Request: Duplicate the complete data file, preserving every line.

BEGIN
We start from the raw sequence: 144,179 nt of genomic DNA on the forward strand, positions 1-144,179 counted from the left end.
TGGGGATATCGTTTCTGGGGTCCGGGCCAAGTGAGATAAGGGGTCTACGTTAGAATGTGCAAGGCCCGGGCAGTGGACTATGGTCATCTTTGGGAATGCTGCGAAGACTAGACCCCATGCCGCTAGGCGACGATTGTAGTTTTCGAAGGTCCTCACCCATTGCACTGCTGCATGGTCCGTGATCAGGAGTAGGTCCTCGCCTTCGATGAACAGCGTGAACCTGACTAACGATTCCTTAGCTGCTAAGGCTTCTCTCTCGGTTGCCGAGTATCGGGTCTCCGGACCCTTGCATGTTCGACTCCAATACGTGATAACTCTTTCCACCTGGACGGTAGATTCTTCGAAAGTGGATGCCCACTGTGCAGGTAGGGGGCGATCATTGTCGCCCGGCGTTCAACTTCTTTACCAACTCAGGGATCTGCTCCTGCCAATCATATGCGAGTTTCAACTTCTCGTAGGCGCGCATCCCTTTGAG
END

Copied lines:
We start from the raw sequence: 144,179 nt of genomic DNA on the forward strand, positions 1-144,179 counted from the left end.
TGGGGATATCGTTTCTGGGGTCCGGGCCAAGTGAGATAAGGGGTCTACGTTAGAATGTGCAAGGCCCGGGCAGTGGACTATGGTCATCTTTGGGAATGCTGCGAAGACTAGACCCCATGCCGCTAGGCGACGATTGTAGTTTTCGAAGGTCCTCACCCATTGCACTGCTGCATGGTCCGTGATCAGGAGTAGGTCCTCGCCTTCGATGAACAGCGTGAACCTGACTAACGATTCCTTAGCTGCTAAGGCTTCTCTCTCGGTTGCCGAGTATCGGGTCTCCGGACCCTTGCATGTTCGACTCCAATACGTGATAACTCTTTCCACCTGGACGGTAGATTCTTCGAAAGTGGATGCCCACTGTGCAGGTAGGGGGCGATCATTGTCGCCCGGCGTTCAACTTCTTTACCAACTCAGGGATCTGCTCCTGCCAATCATATGCGAGTTTCAACTTCTCGTAGGCGCGCATCCCTTTGAG